I have been honoured to have been invited to speak at two school valedictories this year.
But what story to tell, what advice to give on such momentous occasions?
After much debate, I decided on this....
In An Exponential World, Try This.
It's a real honour to be invited to speak to you on such a pivotal day in your lives.
Valedictories signal the start of a new life where suddenly you will have immense amounts of choice.
I still remember that feeling of freedom I got on my last day at school.
But I also remember the anxiety from not knowing what the future would hold.
It was great to suddenly be able to make my own choices.
It was also horribly stressful to have to make my own choices.
I don't think I'm alone here.
Working out where you want to go, what you want to do and who you want to be are not easy questions.
I still cannot answer these questions.
But I have two suggestions that I think could help you make better choices and live more fulfilled lives.
Firstly, I'd recommend you regularly spend time thinking about what the future could look like to help you with the choices you face today.
And I believe your generation is set to see positive change happening at exponential rates.
Rates that are unimaginable even now.
For example, you could be the generation that sees the average lifespan increase into hundreds of years as huge progress continues to be made in finding ways to irradicate dread diseases like cancer, strokes and dementia.
You may be the generation that communicates using telepathy instead of phones. Why not? It's already been done for simple thoughts. What year will you replace your phone with an implanted chip?
In fact, what year will you remove the fridge from your home as, like the fax and countless other devices, it has become redundant? Perhaps it happens when we preserve food using microbials that kill bacteria. Perhaps it's from genetic modifications. Maybe it's because we 3d print our dinner.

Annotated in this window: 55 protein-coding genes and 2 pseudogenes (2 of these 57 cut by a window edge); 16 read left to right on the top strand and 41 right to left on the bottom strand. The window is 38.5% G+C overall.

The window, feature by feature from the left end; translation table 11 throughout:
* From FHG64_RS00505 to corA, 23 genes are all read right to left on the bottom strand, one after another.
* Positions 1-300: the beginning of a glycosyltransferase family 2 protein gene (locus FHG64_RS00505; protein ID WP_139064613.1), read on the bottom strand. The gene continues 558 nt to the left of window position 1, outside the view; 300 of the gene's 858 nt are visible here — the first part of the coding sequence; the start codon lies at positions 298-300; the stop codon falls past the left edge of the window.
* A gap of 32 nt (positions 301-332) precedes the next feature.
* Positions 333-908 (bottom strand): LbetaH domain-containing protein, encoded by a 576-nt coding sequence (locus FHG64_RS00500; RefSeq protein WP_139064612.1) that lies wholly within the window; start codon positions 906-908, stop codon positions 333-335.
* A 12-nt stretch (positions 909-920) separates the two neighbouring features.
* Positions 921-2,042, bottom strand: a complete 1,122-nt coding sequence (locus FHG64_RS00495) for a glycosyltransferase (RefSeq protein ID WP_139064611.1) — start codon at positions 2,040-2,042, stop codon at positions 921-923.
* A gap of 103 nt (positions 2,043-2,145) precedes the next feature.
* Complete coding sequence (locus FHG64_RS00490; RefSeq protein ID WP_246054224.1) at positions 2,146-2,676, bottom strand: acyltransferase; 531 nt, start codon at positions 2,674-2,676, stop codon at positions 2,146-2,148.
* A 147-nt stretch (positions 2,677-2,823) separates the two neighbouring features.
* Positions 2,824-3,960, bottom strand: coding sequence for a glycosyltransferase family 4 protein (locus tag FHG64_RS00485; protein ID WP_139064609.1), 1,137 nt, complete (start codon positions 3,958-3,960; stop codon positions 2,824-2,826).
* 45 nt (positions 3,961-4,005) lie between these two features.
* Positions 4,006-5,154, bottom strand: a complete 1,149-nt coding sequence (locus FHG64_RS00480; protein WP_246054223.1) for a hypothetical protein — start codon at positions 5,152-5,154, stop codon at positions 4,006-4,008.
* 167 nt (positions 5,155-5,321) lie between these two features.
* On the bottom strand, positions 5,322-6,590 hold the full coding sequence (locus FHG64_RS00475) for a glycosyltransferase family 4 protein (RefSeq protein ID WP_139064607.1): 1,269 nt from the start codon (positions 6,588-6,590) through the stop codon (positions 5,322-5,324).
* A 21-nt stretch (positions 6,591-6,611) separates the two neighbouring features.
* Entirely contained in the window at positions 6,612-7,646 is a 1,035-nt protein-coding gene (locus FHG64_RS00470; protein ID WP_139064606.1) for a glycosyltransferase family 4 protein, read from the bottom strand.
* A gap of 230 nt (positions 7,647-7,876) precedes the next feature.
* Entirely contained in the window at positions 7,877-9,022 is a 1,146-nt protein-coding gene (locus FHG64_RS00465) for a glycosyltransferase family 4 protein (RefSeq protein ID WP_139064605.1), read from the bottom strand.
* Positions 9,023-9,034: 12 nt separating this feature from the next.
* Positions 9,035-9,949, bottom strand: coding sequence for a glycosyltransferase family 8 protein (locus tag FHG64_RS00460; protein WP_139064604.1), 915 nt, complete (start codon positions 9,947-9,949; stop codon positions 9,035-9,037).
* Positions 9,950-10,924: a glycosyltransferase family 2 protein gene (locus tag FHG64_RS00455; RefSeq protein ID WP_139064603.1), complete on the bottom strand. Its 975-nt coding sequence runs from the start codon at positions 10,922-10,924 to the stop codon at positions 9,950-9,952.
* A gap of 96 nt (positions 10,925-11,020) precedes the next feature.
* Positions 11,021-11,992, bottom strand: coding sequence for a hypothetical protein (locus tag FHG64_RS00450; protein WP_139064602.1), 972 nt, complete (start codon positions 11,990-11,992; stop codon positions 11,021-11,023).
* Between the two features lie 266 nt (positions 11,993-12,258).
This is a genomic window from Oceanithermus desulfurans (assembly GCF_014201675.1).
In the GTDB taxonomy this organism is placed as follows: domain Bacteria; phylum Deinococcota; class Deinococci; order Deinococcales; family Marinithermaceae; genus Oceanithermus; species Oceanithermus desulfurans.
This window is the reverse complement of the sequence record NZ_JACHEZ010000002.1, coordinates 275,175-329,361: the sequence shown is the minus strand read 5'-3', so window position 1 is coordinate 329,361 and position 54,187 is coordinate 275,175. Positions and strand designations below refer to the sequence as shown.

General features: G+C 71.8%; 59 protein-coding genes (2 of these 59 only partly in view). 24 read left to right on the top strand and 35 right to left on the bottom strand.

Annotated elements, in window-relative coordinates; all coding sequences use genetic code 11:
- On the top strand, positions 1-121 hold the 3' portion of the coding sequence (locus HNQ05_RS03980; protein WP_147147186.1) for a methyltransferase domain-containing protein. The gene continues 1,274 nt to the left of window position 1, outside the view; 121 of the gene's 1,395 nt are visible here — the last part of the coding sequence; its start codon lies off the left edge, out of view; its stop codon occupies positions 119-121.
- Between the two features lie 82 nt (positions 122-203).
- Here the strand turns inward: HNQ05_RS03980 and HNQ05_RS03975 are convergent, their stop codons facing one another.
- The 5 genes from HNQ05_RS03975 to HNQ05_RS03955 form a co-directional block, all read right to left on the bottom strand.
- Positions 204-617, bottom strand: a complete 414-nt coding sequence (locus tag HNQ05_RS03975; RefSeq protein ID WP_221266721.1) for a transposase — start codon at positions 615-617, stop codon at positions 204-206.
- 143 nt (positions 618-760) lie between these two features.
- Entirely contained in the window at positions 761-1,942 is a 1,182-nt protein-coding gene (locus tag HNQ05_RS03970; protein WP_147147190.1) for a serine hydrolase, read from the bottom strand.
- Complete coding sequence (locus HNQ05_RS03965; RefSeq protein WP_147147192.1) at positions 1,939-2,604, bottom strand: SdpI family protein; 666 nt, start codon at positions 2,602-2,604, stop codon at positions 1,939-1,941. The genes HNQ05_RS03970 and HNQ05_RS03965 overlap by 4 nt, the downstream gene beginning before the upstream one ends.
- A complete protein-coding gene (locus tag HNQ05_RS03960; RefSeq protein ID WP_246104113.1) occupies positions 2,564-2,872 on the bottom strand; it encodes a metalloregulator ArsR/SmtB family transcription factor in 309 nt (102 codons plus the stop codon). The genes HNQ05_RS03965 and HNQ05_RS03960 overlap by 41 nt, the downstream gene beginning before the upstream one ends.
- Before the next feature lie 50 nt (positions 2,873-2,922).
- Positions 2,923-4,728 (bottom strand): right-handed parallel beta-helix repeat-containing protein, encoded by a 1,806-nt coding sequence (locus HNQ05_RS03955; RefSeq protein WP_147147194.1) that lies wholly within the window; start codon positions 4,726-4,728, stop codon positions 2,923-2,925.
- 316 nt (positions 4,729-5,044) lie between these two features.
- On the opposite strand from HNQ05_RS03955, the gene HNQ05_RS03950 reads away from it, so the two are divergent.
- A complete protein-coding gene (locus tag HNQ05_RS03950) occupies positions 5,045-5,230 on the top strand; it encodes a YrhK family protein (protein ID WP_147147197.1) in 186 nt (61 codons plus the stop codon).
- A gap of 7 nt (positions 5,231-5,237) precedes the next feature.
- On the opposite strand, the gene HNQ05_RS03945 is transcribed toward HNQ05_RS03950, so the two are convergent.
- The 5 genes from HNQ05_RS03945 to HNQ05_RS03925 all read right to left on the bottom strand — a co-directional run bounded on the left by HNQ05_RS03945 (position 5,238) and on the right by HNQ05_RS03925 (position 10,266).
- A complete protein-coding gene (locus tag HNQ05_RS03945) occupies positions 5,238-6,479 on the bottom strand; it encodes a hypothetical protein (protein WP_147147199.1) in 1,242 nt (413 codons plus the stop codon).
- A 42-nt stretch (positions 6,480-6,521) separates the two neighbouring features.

Could you be the generation that sees the cost of energy, data and even transportation move to zero?
Maybe, because you are living in a world where you aren't simply experiencing one Gutenberg moment. You are experiencing multiple ones.
And they are augmenting, meaning the benefit of one revolutionary change is assisting in catalysing another and another and another.
Consider how transport can change if these statements remain true...
1. Access to the internet continues to increase
2. The processing power of chips continues to follow moors law
2. The size of sensors continues to fall as accuracy increases
3. The capacity of batteries continues to improve
4. The accuracy of algorithms continues to increase
5. The cost of solar continues to fall.
The natural conclusion is that eventually, we will live in a world where transport becomes free.
Well, think about what happens when we have the infrastructure in place to automate the conversion of light energy into power, why should we pay for it?
And if we can achieve this level of automation, where the unlimited energy from sunlight is what allows for the cost of production to tend towards zero, we have moved from a world of scarcity to abundance.
And where you have abundance, we don't need money.
Just as Gutenberg's printing press democratised the sharing of knowledge, you are living in a world where access to energy, water, transport, communication and knowledge is being democratised simultaneously.